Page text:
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Taking a look at lobbying in Lansing

FILE

LANSING, Mich. (NEWSCHANNEL 3) - Right now state records show there are eight lobbyists for every state lawmaker in Michigan.

As the campaign season kicks off, those lobbyists are funneling millions of dollars to your representatives campaigns.

Our Political Reporter Nick Minock is following the money in Lansing.

Much of the lobbying in Michigan doesn't happen at the State Capitol. It happens at area restaurants.

Last year--according to the Michigan Campaign Finance Network--$40 million was spent on lobbying. That includes hundreds of thousands of dollars in free meals for lawmakers.

"The lobbying profession is a robust industry in Lansing that is becoming more robust every year," said Craig Mauger, with MCFN.

With 1,300 registered lobbyists, Michigan's lobbying sector is open for business.

The Michigan Campaign Finance Network crunched the numbers and found 25 lawmakers received more than $1,000 in free meals from lobbyists in 2016.

"We have had some lawmakers that have received more food form lobbyists, food and drink from lobbyists, than the average American household spend on carry out dining out food for an entire year," Mauger said.

According to the Michigan Campaign Finance Network, Representative Klint Kesto and Senator Rebekah Warren received more than $3,000 in free food and drinks from lobbyists while Representative Brandt Iden and Senator Arlan Meekhoff received more than $2,000 in free food.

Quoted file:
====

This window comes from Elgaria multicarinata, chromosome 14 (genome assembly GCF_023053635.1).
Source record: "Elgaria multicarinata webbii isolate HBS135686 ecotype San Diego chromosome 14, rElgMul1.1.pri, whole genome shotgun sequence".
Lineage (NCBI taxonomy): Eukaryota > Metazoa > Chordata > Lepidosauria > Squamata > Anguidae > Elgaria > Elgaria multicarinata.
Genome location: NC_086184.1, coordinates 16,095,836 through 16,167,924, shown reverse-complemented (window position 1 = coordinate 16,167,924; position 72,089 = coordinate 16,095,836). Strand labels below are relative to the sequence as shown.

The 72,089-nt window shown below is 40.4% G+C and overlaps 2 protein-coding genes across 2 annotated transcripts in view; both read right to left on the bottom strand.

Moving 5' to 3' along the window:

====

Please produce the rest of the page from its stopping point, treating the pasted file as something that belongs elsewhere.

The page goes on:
Representative Lee Chatfield also gets free food from lobbyists.

"He got $1,000," Mauger said.

Senator Rick Jones received more than $1,100 in free food from lobbyists, but that's not all.

"When I was raising money did General Motors write me a few checks? Yeah," Jones said.

But he says he's never changed a vote because of a donation.

"It's hard for me to say that nobody has ever been persuaded by some sort of donation, but not me," he said.

He says he's even rejected checks from corporate interests.

"When Matty Moroun's people sent me a check, I wrote void on it and sent it back to Matty and said no thank you. I don't want your money. I don't want to be connected to you in anyway," said Jones.

Unlike other state's, Michigan lobbyists can write personal checks to lawmakers.

"Many states have an outright ban on registered lobbyists giving to lawmakers," said Mauger.

Mauger says since 2012, lobbyists have written checks to state lawmakers totaling $3.7 million.

The midterm elections in Michigan are garnering a lot of attention and a lot money. So far, the 2018 election in Michigan is shaping up to be one of the most expensive election years we've seen.

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